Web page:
I’ve been in discussions with Steve of Seventh Sanctum and Serdar of Genji Press about the nature of adaptations and how some works could be done as pure originals instead of being tied to an existing property. There are a few examples of works available today or soon to be released that fall into this realm. The question is, why?
Streaming services are getting competitive due to the number of them starting up. To get subscribers, the services need something that will draw audiences in. Disney+, while having all of Disney’s library, went with The Mandalorian, a space western in the Star Wars setting with a lead dressed in armour similar to what Boba Fett wears and a very young version of Yoda. The series is beautiful to look at and has depth that the movies don’t have, mainly because of the nature of a TV series. CBS All Access went with Star Trek: Discovery and will follow up with Star Trek: Picard, banking on Star Trek fans wanting to subscribe just to watch the shows.
It’s understandable. The streaming services are competing for views, so they are going to maximize the headliner as much as possible, including budget. The services don’t want their headliner to look terrible. The Mandalorian has movie-level production values with casting to match. But the series is a space spaghetti western at its heart. The series adds to the Star Wars setting, but does the Star Wars setting bring anything to the story?
But the need to draw attention means that the services are going to go with their big guns. For Disney+, that’s The Mandalorian. CBS All Access’ go-to is Star Trek. The goal is to get subscribers. But once there are subscribers, why not create a new property? Obviously, if CBS goes for a space spaghetti western with a Bounty Hunter With No Name, with or without a young child, people will suspect the service is trying to follow in Disney+’s footsteps. But what about a new science fiction series, one that isn’t about exploration or isn’t a space western with samurai/ronin influences? There is a demand growing, even if adaptations are still the major draw at the box office.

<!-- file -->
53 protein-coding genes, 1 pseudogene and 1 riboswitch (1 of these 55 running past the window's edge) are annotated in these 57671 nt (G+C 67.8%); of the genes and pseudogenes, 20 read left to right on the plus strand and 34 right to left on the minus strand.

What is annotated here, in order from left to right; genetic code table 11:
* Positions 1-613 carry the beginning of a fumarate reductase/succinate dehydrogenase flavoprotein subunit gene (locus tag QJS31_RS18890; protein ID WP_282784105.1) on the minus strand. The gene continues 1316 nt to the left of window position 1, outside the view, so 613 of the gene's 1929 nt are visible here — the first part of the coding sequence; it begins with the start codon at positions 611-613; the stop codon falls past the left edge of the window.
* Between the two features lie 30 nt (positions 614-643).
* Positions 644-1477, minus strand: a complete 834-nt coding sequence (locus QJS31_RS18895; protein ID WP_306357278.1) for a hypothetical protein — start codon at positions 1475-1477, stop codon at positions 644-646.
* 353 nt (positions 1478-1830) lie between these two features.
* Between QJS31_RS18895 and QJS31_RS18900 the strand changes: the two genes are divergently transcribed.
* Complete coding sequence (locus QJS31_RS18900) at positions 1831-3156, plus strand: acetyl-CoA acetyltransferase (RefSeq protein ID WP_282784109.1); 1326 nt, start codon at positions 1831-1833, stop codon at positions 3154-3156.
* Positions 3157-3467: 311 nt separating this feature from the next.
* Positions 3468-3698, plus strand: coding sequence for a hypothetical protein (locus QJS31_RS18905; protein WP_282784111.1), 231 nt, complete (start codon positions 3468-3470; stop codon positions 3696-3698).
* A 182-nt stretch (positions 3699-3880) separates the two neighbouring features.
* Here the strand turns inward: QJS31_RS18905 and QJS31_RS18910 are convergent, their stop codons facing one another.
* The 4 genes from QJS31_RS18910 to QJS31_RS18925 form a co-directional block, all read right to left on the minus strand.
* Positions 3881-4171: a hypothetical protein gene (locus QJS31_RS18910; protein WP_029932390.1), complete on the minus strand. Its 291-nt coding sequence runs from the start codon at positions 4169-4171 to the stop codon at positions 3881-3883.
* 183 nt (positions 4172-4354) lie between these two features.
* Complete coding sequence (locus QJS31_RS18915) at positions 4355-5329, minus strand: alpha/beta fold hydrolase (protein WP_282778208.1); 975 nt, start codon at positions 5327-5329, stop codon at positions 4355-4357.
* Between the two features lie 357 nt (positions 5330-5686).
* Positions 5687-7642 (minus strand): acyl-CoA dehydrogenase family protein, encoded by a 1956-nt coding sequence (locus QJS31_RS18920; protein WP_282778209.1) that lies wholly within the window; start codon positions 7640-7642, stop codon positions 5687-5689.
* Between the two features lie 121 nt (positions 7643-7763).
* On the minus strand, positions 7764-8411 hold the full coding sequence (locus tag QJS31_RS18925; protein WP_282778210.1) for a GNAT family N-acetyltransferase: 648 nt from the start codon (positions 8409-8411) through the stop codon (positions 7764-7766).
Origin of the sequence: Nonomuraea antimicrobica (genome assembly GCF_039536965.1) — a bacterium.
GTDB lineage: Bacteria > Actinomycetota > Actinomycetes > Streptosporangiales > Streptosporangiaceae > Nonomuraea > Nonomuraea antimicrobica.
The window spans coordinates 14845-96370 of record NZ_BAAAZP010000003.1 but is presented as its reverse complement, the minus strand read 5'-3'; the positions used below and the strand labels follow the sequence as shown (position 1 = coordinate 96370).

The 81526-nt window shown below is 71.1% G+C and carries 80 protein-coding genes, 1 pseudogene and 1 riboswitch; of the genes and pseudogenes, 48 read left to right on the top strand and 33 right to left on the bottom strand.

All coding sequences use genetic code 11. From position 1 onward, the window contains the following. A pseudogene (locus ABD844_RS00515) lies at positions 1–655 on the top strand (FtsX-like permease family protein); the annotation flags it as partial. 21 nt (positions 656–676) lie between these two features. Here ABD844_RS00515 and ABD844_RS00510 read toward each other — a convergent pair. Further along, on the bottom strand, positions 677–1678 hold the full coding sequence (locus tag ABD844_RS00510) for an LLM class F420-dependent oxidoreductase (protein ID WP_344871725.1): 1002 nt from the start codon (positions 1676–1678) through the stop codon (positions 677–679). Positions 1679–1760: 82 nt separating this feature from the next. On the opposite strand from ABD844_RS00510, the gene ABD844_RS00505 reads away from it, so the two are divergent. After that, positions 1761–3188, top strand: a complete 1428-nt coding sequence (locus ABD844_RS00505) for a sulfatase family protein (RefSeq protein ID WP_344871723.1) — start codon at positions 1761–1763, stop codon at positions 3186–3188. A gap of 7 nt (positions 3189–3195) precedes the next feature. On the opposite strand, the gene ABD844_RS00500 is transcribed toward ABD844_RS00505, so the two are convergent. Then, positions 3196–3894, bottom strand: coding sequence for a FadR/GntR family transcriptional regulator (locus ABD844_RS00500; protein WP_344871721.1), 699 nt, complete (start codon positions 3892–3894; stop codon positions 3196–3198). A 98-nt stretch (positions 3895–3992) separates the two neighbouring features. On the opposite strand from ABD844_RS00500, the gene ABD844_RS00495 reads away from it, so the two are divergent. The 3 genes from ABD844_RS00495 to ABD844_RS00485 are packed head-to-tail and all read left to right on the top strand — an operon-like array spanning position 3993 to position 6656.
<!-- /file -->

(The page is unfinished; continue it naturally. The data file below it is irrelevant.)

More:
The problem comes from budget. The headliners are getting a proper budget. The streaming services don’t have unlimited funds. Unlike Netflix, many of the newer services have a back catalogue to help fill time, but there’s only so many episodes of Big Bang Theory people are willing to watch in a day. There’s room for original works in the schedule. The question is, will there be a budget for the original works. Some of the subscriber fees will be going back into the headliners, since they are the draw. The rest, anything leftover after operating costs and CEO bonuses are taken out, may have a number of projects trying to get a chunk. Science fiction tends to be expensive, from special effects to specialized sets. Apartment sets can be redressed as needed. Starship bridges tend to be unique and recognizable.
It will boil down to demand. Will there be enough demand for a new work, and original series exploring new territory? Or will fans demand more of the same?